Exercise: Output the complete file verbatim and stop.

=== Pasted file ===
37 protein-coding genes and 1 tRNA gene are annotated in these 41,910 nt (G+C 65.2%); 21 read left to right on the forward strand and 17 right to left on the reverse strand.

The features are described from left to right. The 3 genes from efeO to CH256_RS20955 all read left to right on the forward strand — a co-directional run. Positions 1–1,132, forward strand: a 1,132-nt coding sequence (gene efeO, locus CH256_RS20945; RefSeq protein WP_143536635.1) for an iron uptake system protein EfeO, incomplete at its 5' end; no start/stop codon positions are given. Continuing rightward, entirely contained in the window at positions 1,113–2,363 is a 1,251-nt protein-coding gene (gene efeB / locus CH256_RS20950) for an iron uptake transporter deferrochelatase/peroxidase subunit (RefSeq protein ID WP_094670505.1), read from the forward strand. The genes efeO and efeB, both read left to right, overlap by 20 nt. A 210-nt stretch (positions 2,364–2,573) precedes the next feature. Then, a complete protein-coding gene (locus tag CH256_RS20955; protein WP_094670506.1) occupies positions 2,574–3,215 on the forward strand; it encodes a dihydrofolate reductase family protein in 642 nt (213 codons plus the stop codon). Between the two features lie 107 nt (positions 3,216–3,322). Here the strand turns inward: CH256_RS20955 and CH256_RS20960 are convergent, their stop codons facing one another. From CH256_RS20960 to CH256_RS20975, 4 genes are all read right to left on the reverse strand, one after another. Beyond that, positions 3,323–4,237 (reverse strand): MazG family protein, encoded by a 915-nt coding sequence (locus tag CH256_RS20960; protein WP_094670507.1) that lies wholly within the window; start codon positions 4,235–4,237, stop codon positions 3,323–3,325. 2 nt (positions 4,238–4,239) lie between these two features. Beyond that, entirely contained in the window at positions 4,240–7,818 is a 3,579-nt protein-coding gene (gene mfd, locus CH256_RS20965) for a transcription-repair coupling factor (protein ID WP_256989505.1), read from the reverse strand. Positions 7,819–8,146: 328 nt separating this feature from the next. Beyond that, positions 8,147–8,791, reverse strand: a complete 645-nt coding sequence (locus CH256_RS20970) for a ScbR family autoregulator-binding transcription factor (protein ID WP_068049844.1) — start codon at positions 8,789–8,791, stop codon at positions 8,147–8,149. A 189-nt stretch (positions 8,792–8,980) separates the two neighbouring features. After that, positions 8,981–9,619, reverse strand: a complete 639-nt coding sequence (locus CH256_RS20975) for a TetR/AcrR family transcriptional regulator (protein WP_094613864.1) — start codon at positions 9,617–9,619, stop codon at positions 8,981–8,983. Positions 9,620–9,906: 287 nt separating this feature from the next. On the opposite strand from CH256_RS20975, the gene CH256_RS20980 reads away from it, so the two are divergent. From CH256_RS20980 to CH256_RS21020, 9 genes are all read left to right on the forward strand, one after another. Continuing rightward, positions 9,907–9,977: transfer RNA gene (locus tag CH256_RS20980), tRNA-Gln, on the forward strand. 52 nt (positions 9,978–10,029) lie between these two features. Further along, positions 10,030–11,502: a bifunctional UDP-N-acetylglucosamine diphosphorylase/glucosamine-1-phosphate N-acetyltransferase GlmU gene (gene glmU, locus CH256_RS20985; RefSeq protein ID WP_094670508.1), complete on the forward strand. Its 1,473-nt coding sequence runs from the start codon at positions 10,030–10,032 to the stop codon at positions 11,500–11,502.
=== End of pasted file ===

37 protein-coding genes and 1 tRNA gene are annotated in these 41,910 nt (G+C 65.2%); 21 read left to right on the forward strand and 17 right to left on the reverse strand.

The features are described from left to right. The 3 genes from efeO to CH256_RS20955 all read left to right on the forward strand — a co-directional run. Positions 1–1,132, forward strand: a 1,132-nt coding sequence (gene efeO, locus CH256_RS20945; RefSeq protein WP_143536635.1) for an iron uptake system protein EfeO, incomplete at its 5' end; no start/stop codon positions are given. Continuing rightward, entirely contained in the window at positions 1,113–2,363 is a 1,251-nt protein-coding gene (gene efeB / locus CH256_RS20950) for an iron uptake transporter deferrochelatase/peroxidase subunit (RefSeq protein ID WP_094670505.1), read from the forward strand. The genes efeO and efeB, both read left to right, overlap by 20 nt. A 210-nt stretch (positions 2,364–2,573) precedes the next feature. Then, a complete protein-coding gene (locus tag CH256_RS20955; protein WP_094670506.1) occupies positions 2,574–3,215 on the forward strand; it encodes a dihydrofolate reductase family protein in 642 nt (213 codons plus the stop codon). Between the two features lie 107 nt (positions 3,216–3,322). Here the strand turns inward: CH256_RS20955 and CH256_RS20960 are convergent, their stop codons facing one another. From CH256_RS20960 to CH256_RS20975, 4 genes are all read right to left on the reverse strand, one after another. Beyond that, positions 3,323–4,237 (reverse strand): MazG family protein, encoded by a 915-nt coding sequence (locus tag CH256_RS20960; protein WP_094670507.1) that lies wholly within the window; start codon positions 4,235–4,237, stop codon positions 3,323–3,325. 2 nt (positions 4,238–4,239) lie between these two features. Beyond that, entirely contained in the window at positions 4,240–7,818 is a 3,579-nt protein-coding gene (gene mfd, locus CH256_RS20965) for a transcription-repair coupling factor (protein ID WP_256989505.1), read from the reverse strand. Positions 7,819–8,146: 328 nt separating this feature from the next. Beyond that, positions 8,147–8,791, reverse strand: a complete 645-nt coding sequence (locus CH256_RS20970) for a ScbR family autoregulator-binding transcription factor (protein ID WP_068049844.1) — start codon at positions 8,789–8,791, stop codon at positions 8,147–8,149. A 189-nt stretch (positions 8,792–8,980) separates the two neighbouring features. After that, positions 8,981–9,619, reverse strand: a complete 639-nt coding sequence (locus CH256_RS20975) for a TetR/AcrR family transcriptional regulator (protein WP_094613864.1) — start codon at positions 9,617–9,619, stop codon at positions 8,981–8,983. Positions 9,620–9,906: 287 nt separating this feature from the next. On the opposite strand from CH256_RS20975, the gene CH256_RS20980 reads away from it, so the two are divergent. From CH256_RS20980 to CH256_RS21020, 9 genes are all read left to right on the forward strand, one after another. Continuing rightward, positions 9,907–9,977: transfer RNA gene (locus tag CH256_RS20980), tRNA-Gln, on the forward strand. 52 nt (positions 9,978–10,029) lie between these two features. Further along, positions 10,030–11,502: a bifunctional UDP-N-acetylglucosamine diphosphorylase/glucosamine-1-phosphate N-acetyltransferase GlmU gene (gene glmU, locus CH256_RS20985; RefSeq protein ID WP_094670508.1), complete on the forward strand. Its 1,473-nt coding sequence runs from the start codon at positions 10,030–10,032 to the stop codon at positions 11,500–11,502.